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Coal mining remains at Dunston Hill

List Entry Summary

This monument is scheduled under the Ancient Monuments and Archaeological Areas Act 1979 as amended as it appears to the Secretary of State to be of national importance. This entry is a copy, the original is held by the Department for Culture, Media and Sport.

Name: Coal mining remains at Dunston Hill

List entry Number: 1018227

Location

The monument may lie within the boundary of more than one authority.

County:

District: Gateshead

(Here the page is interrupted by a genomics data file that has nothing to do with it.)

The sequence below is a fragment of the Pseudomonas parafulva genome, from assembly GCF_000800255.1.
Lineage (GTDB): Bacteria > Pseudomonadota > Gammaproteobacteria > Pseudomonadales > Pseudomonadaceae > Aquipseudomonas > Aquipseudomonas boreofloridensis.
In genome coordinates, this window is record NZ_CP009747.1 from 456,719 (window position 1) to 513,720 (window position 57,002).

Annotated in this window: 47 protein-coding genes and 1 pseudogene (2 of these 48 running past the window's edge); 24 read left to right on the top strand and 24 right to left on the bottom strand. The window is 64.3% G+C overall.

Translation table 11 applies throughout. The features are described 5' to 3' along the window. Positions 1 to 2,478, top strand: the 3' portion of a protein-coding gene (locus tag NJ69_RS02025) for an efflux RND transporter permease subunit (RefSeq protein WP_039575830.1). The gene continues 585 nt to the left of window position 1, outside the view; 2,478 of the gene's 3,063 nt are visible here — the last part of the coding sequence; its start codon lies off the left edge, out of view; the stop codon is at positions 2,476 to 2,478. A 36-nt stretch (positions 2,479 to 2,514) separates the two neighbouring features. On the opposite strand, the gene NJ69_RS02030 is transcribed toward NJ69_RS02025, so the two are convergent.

District Type: Metropolitan Authority

Parish:

National Park: Not applicable to this List entry.

Grade: Not applicable to this List entry.

Date first scheduled: 29-Sep-1998

Date of most recent amendment: Not applicable to this List entry.

Legacy System Information

The contents of this record have been generated from a legacy data system.

Legacy System: RSM

UID: 30928

Asset Groupings

This list entry does not comprise part of an Asset Grouping. Asset Groupings are not part of the official record but are added later for information.

List entry Description

Summary of Monument

Legacy Record - This information may be included in the List Entry Details.

Reasons for Designation